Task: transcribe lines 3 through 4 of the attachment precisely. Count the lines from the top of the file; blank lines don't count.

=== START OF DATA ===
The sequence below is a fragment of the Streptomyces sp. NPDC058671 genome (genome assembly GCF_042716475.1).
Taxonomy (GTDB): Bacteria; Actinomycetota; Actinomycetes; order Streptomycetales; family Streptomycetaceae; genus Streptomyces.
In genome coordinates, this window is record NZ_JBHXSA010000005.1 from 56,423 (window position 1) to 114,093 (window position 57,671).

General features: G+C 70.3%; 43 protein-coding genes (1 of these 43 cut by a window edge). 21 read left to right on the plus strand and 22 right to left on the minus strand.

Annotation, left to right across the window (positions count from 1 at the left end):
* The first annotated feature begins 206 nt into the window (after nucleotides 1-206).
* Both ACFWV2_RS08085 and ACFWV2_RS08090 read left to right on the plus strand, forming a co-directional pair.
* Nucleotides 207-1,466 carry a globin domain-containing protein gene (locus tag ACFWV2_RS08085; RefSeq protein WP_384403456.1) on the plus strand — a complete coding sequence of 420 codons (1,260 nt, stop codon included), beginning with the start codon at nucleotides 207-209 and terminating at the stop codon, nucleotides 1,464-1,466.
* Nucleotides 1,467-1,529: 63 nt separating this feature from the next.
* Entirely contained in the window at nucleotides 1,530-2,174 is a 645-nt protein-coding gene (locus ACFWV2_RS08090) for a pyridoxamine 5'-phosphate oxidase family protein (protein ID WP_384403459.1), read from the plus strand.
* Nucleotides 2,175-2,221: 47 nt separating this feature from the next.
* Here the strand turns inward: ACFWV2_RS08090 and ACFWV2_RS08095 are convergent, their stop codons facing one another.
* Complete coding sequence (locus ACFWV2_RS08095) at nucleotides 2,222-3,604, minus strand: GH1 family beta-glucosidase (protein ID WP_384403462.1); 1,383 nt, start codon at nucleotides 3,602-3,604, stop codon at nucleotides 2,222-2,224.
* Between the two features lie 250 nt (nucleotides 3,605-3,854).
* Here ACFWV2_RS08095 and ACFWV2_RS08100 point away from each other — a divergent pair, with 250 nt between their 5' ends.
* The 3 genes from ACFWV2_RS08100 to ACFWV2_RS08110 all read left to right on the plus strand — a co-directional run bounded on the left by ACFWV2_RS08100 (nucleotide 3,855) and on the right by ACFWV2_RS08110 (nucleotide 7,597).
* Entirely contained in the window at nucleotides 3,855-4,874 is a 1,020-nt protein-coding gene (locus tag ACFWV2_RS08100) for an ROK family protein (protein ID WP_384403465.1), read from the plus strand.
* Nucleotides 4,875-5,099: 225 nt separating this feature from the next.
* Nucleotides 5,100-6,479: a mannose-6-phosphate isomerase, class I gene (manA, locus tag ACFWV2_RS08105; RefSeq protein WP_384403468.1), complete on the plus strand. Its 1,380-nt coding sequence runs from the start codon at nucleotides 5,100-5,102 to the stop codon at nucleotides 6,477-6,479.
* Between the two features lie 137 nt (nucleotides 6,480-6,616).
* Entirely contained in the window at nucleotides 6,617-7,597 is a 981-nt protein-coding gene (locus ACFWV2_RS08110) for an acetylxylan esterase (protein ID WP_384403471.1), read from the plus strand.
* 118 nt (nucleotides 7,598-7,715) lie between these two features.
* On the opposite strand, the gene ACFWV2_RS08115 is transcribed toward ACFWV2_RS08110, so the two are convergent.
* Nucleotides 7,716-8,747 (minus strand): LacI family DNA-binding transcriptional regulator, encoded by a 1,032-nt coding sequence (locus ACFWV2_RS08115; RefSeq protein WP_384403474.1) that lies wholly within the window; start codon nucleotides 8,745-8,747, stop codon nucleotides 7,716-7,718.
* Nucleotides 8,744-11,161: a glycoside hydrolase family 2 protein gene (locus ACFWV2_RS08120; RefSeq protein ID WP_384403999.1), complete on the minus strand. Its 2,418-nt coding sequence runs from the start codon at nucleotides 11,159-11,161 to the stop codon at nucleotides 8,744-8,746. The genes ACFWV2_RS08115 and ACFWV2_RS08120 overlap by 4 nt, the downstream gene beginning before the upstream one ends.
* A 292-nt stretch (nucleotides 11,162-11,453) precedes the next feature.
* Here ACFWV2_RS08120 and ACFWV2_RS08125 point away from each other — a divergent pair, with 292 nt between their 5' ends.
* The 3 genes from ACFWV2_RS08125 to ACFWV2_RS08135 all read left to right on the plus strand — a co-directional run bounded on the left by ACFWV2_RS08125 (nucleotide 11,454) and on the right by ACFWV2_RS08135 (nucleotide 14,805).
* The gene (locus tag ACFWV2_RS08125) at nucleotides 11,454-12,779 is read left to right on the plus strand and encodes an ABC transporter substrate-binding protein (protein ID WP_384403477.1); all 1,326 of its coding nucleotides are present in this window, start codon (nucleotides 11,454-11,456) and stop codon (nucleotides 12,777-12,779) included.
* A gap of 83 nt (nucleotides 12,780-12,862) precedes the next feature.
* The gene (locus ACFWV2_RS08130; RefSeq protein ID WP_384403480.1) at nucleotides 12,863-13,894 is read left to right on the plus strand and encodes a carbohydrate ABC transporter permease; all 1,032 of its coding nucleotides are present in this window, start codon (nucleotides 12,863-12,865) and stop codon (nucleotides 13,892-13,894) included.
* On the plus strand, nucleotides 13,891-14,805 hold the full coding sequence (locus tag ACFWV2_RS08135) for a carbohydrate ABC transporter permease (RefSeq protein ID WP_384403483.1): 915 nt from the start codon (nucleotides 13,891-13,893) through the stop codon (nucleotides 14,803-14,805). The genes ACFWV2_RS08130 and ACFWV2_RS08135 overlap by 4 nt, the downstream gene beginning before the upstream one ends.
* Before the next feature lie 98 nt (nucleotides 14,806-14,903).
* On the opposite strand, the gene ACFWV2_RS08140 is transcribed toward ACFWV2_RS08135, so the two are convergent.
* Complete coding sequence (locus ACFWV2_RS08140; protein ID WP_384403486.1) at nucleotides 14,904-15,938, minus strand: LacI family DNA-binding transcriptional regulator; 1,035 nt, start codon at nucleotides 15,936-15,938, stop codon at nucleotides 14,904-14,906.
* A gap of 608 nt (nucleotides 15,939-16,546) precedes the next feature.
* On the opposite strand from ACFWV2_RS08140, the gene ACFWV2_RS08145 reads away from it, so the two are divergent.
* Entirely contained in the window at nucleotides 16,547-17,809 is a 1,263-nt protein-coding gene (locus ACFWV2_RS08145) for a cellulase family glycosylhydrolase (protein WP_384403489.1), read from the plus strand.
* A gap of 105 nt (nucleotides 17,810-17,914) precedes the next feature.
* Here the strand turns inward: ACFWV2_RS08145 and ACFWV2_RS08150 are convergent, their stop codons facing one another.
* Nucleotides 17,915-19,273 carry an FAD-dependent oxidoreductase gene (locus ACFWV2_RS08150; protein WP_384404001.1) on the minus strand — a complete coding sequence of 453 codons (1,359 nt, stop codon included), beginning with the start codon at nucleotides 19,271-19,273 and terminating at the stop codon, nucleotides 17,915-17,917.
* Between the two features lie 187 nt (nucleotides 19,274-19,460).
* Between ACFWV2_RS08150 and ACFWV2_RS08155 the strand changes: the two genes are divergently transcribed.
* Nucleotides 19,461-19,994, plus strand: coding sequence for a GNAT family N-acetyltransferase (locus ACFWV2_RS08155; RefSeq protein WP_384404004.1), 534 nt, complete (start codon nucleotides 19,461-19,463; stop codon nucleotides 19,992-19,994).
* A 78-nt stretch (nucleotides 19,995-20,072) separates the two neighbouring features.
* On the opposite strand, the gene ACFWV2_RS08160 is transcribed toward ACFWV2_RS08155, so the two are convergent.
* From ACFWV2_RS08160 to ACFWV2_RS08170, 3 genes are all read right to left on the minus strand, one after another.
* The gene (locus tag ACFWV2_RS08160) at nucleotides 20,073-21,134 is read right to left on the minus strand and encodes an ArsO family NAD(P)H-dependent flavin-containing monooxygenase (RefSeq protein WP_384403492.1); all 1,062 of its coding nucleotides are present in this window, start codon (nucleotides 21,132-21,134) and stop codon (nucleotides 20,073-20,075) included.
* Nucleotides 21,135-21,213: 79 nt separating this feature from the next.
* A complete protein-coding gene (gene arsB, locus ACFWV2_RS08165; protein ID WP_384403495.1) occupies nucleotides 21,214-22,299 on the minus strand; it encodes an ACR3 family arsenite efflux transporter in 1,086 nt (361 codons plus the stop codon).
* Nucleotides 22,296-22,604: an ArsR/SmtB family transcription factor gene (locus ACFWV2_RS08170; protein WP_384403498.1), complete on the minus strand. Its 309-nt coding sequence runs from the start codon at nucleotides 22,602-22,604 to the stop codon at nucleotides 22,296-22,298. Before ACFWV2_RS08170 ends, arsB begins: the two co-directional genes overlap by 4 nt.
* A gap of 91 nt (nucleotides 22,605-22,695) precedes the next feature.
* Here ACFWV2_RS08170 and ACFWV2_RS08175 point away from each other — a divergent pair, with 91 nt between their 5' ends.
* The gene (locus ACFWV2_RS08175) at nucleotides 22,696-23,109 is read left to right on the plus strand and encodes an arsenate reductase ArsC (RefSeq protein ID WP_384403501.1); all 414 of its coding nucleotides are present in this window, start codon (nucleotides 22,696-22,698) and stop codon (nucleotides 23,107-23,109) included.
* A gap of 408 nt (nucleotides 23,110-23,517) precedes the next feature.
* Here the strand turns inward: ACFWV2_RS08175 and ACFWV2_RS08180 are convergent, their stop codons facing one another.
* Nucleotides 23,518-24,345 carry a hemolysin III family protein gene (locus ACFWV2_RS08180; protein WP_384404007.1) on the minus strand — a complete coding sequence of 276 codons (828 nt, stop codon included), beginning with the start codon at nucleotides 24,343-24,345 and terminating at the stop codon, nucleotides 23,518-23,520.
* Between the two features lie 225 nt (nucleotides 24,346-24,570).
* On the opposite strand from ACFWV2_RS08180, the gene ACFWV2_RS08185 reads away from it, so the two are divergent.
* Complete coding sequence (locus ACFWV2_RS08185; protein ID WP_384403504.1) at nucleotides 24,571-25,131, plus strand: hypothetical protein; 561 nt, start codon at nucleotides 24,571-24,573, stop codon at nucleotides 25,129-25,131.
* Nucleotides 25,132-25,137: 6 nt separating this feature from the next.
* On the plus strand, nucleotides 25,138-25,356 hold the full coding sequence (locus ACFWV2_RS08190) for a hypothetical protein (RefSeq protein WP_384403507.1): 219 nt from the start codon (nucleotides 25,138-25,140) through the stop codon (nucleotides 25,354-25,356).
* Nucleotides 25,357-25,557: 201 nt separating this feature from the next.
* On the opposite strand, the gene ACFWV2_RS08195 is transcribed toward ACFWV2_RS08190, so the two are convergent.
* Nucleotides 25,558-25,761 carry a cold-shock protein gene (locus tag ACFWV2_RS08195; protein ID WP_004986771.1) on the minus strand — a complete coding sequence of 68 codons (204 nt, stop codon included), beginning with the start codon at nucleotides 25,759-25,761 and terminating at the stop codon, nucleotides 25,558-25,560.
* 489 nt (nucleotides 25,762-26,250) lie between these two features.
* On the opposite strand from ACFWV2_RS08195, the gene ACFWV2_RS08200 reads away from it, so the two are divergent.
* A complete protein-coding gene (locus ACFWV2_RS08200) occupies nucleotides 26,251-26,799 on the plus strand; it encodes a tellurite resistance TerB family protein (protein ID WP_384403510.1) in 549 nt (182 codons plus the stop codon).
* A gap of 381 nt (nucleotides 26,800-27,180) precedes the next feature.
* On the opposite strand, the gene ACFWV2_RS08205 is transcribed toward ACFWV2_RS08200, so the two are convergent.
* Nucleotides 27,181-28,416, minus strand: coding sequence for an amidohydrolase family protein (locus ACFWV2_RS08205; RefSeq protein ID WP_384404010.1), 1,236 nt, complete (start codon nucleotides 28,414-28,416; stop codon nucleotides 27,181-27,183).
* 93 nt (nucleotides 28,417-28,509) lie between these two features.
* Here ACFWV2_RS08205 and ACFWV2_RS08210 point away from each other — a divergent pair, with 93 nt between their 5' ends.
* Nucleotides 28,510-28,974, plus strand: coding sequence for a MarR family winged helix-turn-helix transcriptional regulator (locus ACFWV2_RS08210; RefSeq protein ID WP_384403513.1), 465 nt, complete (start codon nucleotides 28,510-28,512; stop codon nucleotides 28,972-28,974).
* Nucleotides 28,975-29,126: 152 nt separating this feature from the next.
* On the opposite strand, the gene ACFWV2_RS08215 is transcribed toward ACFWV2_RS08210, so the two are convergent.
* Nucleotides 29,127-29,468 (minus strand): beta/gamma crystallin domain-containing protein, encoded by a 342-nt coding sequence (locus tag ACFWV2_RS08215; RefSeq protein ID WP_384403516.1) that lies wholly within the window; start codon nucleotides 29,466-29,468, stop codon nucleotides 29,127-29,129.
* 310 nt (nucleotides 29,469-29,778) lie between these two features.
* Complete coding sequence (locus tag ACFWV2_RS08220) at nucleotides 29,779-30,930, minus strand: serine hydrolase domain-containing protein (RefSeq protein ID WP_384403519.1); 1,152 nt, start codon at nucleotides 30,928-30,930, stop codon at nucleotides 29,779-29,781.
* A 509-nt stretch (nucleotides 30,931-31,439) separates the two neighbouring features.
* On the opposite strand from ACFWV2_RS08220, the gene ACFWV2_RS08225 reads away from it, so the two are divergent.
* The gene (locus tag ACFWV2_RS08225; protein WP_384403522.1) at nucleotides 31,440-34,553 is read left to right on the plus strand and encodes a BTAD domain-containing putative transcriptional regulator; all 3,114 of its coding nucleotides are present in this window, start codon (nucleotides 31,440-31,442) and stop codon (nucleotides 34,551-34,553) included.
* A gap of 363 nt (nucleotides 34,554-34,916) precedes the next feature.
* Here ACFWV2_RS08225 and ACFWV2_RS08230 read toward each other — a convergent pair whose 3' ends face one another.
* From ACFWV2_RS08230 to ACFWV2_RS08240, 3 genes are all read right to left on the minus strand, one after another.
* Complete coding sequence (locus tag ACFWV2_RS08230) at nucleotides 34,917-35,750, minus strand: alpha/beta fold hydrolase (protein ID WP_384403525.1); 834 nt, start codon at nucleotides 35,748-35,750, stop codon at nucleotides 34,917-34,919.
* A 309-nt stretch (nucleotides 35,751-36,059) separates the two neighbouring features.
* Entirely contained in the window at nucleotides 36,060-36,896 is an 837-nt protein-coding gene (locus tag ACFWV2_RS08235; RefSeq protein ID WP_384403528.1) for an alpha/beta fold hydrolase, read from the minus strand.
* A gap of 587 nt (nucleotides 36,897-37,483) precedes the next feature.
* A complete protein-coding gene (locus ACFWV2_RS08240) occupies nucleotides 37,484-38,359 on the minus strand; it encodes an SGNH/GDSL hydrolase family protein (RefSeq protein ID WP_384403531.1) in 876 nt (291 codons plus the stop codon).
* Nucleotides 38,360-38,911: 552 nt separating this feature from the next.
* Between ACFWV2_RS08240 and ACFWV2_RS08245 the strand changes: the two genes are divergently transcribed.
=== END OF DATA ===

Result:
In genome coordinates, this window is record NZ_JBHXSA010000005.1 from 56,423 (window position 1) to 114,093 (window position 57,671).

General features: G+C 70.3%; 43 protein-coding genes (1 of these 43 cut by a window edge). 21 read left to right on the plus strand and 22 right to left on the minus strand.